It's as we grew closer to the rock that things became more interesting, from the man-made perspective. Although a world smaller, there are a lot of fairly large rocks scattered around - I'm taking bus-size or thereabouts. And the brick foundations are built around these, obviously at one time incorporating the natural features into the construction. Suddenly the image of an ancient complex becomes more real, with large rocks built into the sides of buildings, and well-manicured lawns and ponds in patterns around them. Ruins now, but surely once of considerable wonder back then.

The ascent followed. Stone steps (surely heavily restored) lead to a metal spiral stairway, and into a niche midway up the rock, into which ancient cave paintings of semi-naked buxom ladies are adorned. Burness was particularly excited about this. Local legend - again I defer to the Lonely Planet - has it that these were paintings of the king's maidens, whereas real evidence suggest these are Buddhist monk paintings of divine feminine beings. Personally, given the very buxom nature of these ladies, I think they are more symptomatic of a bunch of celibate men hanging around on a big rock for too long. "Brother, I'm just going down to the secret cave to study these divine beings for a while. Please, I ask you for half an hour for my private meditations."

Sigiriya's best is saved for last, or nearly last. A little bit after the naked lady cave, upon a descent and further ascent, this time to a small plateau to one side of the rock, midway up, is a gigantic pair of lion's paws, carved into stone. They are huge, and are either side of the stairway that leads to the top of the rock. Impressive in their own right, I read that they were once part of a much larger sculpture, into which the stairway ran, emerging from the lion's mouth. Sadly, none of this remains any longer, and strangely the Sigiriya museum doesn't mention it all, but if it ever existed it would have been a remarkable sight.

Finally, the real reason to visit Sigiriya - the top. Not having done any reading prior, I wasn't even sure if it was possible to get to the top or if there was any construction on it. Well, you can and there is. Exercising patience behind a slow queue of fatties and oldies, Burness and I reached the top of Sigiriya and admired the excellent forest and jungle views all around. Lots of flat, lush land, with various mountains and large rocks punctuating it. And on the rock itself, the ancient ruins of what was either a palace or a monastery, now levelled to mere foundations but once very obviously a sight to behold.

In the end, I feel my decision not to add Sigiriya to my list was a justified one - it is too ruined to be a Wonder these days. In its time it very certainly would have been up there, but brick foundations are too little to really be amazed by. But at the same time, Sigiriya, based upon my single visit without research (thus in contrast to my usual approach) is better than a lot I've seen so far. Upper mid-table? I'm not sure. The obvious comparison for me is the as-yet-unvisited Macchu Pichu. Like Sigiriya, these are ruins in a spectacular setting. Remove either of the surroundings, and the wonder is removed. Our focus is not so much on the architectural splendour of the man-made edifices, rather their position in the world. But context is important, surroundings can define a monument. As with Sigiriya, on top of a giant rock; as with Machu Picchu, on top of a mountain. Taken from this perspective, perhaps Sigiriya does have some claim to at least having been a candidate. It may be ruins, it may have seen better days, but its mere ruined existence is enough to inspire awe, to inspire a degree of wonder - how did they do that?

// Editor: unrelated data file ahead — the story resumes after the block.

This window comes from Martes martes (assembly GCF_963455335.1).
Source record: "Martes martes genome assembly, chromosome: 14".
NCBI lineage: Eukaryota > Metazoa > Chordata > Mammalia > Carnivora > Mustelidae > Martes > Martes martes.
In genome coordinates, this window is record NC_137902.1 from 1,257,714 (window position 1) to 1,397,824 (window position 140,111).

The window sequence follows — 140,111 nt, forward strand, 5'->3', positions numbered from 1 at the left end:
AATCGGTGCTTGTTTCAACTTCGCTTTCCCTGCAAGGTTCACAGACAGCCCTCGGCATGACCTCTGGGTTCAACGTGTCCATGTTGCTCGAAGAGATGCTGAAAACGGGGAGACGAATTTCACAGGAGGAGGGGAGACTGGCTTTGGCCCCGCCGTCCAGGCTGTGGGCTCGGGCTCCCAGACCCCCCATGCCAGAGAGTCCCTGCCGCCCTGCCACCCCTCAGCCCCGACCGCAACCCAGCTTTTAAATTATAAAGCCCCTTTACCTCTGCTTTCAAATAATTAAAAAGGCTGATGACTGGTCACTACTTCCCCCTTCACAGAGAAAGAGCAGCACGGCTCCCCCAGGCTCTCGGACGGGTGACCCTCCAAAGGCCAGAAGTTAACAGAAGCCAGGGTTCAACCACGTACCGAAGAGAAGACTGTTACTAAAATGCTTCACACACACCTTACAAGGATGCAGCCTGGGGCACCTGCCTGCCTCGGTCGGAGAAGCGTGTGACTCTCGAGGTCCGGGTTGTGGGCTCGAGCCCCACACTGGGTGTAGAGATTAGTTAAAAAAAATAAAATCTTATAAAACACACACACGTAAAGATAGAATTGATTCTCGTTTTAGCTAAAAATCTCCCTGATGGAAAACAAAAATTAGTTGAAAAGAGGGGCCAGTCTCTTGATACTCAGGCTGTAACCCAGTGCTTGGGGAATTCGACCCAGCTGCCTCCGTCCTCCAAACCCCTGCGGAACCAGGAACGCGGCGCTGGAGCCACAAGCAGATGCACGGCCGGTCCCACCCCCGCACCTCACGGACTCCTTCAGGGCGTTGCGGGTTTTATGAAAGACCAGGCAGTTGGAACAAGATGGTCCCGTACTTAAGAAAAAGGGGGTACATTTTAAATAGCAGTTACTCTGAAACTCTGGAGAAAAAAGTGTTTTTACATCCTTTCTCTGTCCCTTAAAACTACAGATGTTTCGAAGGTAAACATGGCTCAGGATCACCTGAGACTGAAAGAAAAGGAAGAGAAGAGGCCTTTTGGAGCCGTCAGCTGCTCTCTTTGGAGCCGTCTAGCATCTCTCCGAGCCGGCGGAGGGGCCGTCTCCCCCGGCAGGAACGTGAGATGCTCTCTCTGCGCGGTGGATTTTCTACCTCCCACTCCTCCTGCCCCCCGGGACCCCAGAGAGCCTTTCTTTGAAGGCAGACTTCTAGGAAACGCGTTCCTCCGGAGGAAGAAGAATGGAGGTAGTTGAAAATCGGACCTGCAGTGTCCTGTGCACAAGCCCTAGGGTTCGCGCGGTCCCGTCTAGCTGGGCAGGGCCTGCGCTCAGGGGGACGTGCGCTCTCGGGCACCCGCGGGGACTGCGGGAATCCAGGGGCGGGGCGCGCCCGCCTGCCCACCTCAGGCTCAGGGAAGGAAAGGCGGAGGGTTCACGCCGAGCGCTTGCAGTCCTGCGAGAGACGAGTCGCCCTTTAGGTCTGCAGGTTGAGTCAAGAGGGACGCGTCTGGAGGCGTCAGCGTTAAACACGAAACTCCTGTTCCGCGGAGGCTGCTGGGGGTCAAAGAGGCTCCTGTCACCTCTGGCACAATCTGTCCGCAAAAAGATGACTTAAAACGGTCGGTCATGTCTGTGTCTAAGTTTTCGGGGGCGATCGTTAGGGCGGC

In the end, I feel I paid Sigiriya the ultimate accolade I can afford to a Wonder - I purchased a small miniature model of it, a charming stone thing for £7. Although its inclusion wouldn't have threatened the high flyers of my current Wonders list, it definitely deserves an honorary position an an Unofficial Wonder, along with some of the other Angkor temples and Prambanan in Indonesia. A must-see if you happen to be flying from India to China.

Following our visit, Burness and I made our way back to Kandy on another arse-numbing bus journey, with a few beers later counter-numbing the pain. We managed a decent sleep, having killed several mosquitoes filled with our blood from the night before, and this time using the mosquito net. This brings us on to today. I write on the train from Kandy to Colombo, after a morning getting a little more to grips with Kandy. Weather has a significant impact upon impression, and the previous two days' weather was overcast and rainy. Today in Kandy was glorious sunshine. Suddenly Kandy sparkled, the lake shone, and the Temple of the Sacred Tooth Relic beamed by its side. Naturally, we had to pay a visit. Our conclusion - inessential. Unless you're particularly keen on Buddhist shrines, it's not very interesting. At least it's £6 rather than £20 to get into, and has a free audio tour, but it's simply not interesting to the casual tourist. If you're a Buddhist scholar or patriotic Sri Lankan (you get in for much cheaper) or an aficionado of incredibly dull audio tours then you'll love it. If you have genetic or cultural make-up more similar to myself, you'll not. The highlight of the whole experience was Burness having to wear a sarong, as his short trousers were inappropriate.

Nonetheless, the appeal of Kandy grew today, and with plenty of sights in the vicinity it would be a good holiday location, as confirmed by the large numbers of tourists around. And if the city planners could find a way to reroute the ton of traffic that rings the lake then we might even have somewhere that could be called charming.

Anyway, hello and goodbye to Sri Lanka, just a brief taster but a sweet little one at that, as soon I'll be flying to Beijing. Where after months of their blight, I can enjoy a mosquito-free existence, as well as the joy of a bitterly cold northern China in winter. Let's hope my £10 jacket from Primark, as delivered to me by Danielle, is up to the task.


  1. You forgot the Runaveliya and the Abhayagiri in Anuradhapura, Sri Lanka. They are true Wonders.

  2. You're right. I really need to go back and spend more time in Sri Lanka - this was just a very fleeting visit.